In a hypothetical scenario, scientists have suggested that for the Earth's tectonic plates to jam, a huge rise in atmospheric temperatures would do the trick, causing continents to grind to a halt, mountains to stop growing and earthquakes to cease.
According to a report in New Scientist, Adrian Lenardic of Rice University in Houston, Texas, and colleagues developed a model demonstrating this particular scenario.
On Earth, the motion of magma in the mantle pushes continental plates around on the surface, but if the magma became too hot and runny it would lose the grip needed to do this.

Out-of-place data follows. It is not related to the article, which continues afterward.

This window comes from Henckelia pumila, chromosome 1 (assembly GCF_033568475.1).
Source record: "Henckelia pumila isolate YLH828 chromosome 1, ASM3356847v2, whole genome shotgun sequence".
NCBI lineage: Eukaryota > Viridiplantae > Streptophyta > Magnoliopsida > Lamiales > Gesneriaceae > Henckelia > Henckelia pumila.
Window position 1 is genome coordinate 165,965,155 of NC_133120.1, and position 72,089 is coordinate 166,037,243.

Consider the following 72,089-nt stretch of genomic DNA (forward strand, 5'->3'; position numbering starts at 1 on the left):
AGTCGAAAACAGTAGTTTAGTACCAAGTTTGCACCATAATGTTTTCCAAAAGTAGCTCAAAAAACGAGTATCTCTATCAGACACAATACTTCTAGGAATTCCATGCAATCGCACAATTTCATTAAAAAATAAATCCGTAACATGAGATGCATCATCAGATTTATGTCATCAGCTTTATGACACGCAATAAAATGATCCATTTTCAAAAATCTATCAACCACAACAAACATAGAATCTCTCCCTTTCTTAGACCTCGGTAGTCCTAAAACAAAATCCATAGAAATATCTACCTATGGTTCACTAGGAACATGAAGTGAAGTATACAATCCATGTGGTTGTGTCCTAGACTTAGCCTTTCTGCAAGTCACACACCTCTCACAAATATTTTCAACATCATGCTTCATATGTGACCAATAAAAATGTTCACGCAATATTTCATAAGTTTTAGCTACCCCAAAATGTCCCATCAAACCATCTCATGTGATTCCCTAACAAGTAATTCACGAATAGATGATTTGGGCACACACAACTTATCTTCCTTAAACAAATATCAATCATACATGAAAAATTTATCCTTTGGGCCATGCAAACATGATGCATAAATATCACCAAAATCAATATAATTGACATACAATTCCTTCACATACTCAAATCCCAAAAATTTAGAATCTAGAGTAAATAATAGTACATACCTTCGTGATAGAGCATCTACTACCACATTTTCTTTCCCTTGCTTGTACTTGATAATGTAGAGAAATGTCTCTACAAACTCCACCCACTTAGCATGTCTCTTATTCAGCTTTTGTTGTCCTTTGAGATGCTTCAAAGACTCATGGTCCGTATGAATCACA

Now, the Rice university team's model determined that a very hot atmosphere can trigger this effect by slowing heat loss from the mantle.
It showed that for such effects to occur on Earth, average atmospheric temperatures would need to rise by 60 °C.
Though this is unlikely to happen on Earth in the foreseeable future,it could be caused by a huge rise in volcanic activity but not by human-made climate change, according to the report.
Defining this upper limit may help determine if and when other planets, such as Venus, experienced tectonic plate movement as well, it added.